Publication Archive



This archive contains all documents published by cep over the last few years:

cepAdhoc: Incisive comment on current EU policy issues

cepPolicyBrief: Concise reviews of EU proposals (Regulations, Directives, Green Papers, White Papers, Communications) – including an executive summary

cepInput: Impulse to current challenges of EU policies

cepStudy: Comprehensive examination of EU policy proposals affecting the economy




Heavy goods vehicles cause more than 6% of all greenhouse gases in Europe – and the trend is rising. The Commission wants to reduce CO2 emissions by promoting zero-emission vehicles and more efficient road freight transport. The Centre for European Policy (cep) supports the proposal but calls for fair competitive conditions for rail and inland waterway transport.


Berlin/Freiburg. Heavy duty vehicles are responsible for a significant share of CO2 emissions in the EU. For this reason, the Commission wants to set new CO2 limits for trucks, vans and buses. In view of other, more efficient instruments, the Centre for European Policy (cep) considers the Commission proposal to be one-sided, anti-technology and superfluous - and therefore rejects it.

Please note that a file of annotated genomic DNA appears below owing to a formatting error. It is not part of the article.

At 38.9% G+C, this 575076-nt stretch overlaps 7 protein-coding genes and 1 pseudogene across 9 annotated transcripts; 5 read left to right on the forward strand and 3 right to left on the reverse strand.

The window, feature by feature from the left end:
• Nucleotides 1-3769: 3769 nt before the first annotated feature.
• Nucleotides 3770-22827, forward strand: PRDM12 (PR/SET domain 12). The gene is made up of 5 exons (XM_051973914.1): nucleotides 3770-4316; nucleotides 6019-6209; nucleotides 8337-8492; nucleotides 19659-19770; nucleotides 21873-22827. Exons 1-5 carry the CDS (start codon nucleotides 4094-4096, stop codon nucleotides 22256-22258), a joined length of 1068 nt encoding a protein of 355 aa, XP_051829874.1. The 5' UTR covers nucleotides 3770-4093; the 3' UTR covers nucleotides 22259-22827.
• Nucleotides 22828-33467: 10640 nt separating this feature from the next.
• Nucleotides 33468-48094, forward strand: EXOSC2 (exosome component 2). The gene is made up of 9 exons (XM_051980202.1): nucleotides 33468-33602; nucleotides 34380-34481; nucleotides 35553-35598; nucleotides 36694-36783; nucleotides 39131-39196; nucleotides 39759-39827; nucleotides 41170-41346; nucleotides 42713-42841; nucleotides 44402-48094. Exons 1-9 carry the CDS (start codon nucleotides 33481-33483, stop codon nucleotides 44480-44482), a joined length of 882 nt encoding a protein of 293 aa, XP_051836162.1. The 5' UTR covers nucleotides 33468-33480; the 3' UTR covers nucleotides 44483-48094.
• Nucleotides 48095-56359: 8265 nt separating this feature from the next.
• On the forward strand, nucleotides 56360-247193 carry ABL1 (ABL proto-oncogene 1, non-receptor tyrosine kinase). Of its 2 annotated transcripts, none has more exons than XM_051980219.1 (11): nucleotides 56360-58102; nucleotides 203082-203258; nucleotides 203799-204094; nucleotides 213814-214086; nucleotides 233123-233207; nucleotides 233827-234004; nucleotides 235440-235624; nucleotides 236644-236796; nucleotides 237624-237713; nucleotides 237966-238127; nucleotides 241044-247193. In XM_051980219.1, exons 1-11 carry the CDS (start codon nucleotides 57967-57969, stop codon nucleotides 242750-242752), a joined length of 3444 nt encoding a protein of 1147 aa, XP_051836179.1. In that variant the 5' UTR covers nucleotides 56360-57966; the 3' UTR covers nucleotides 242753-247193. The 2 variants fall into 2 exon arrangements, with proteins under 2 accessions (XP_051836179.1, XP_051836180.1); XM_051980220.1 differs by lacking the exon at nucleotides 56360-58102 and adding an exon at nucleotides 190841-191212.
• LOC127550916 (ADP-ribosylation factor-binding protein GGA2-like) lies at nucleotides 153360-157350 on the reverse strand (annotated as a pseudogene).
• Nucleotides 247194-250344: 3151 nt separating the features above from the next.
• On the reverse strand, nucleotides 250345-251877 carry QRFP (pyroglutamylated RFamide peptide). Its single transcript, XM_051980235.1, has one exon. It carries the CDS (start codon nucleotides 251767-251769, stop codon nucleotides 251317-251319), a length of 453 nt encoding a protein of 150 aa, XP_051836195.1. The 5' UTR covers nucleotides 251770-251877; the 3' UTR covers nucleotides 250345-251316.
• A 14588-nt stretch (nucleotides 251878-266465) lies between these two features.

The Commission wants to reduce emissions of traffic-related air pollutants such as nitrogen oxides, particulate matter and ozone still further. To this end, Brussels is counting on the introduction of so-called Euro 7 standards. The Center for European Policy (cep) sees the stricter requirements as a premature end to combustion engines through the back door. The current standards suffice to drastically reduce traffic-related pollutants.


The EU wants to reduce net greenhouse gas emissions to zero by 2050 and by 55 per cent by 2030 compared to 1990. To this end, the European Commission has proposed an extensive set of measures ("Fit for 55"). The Centrum für Europäische Politik (cep) welcomes the highly controversial Emissions Trading System for Road Traffic and Buildings (EU EHS II) but calls for social cushioning of exploding energy prices.


The European Union wants to reduce CO2 emissions to zero by 2050. The transport sector shall also make a greater contribution to this. With its "Sustainable Mobility Strategy", the EU Commission is counting on a further tightening of CO2 limits for passenger cars, vans and trucks. For the first time, the EU Commission is also considering the use of an emissions trading scheme (ETS) for road transport.


The European Union wants to reduce CO2 emissions in the shipping sector. Brussels plans to include unilaterally emissions of the greenhouse gas in the EU Emissions Trading System (EU ETS), probably in mid-2021. The Centre for European Policy (cep) criticises the plan as inappropriate.


For the first time, the EU wants to take measures to reduce CO2 emissions from maritime transport. This cepInput takes stock of the current climate policy situation at global and EU level and assesses the impact of possible measures.


The pricing of CO2 emissions in the transport and building sectors dominates the climate policy debate both in France and in Germany. With a cepInput, cep and cepFrance jointly analyse and evaluate strategies and instruments of carbon pricing in both countries, highlighting differences and similarities.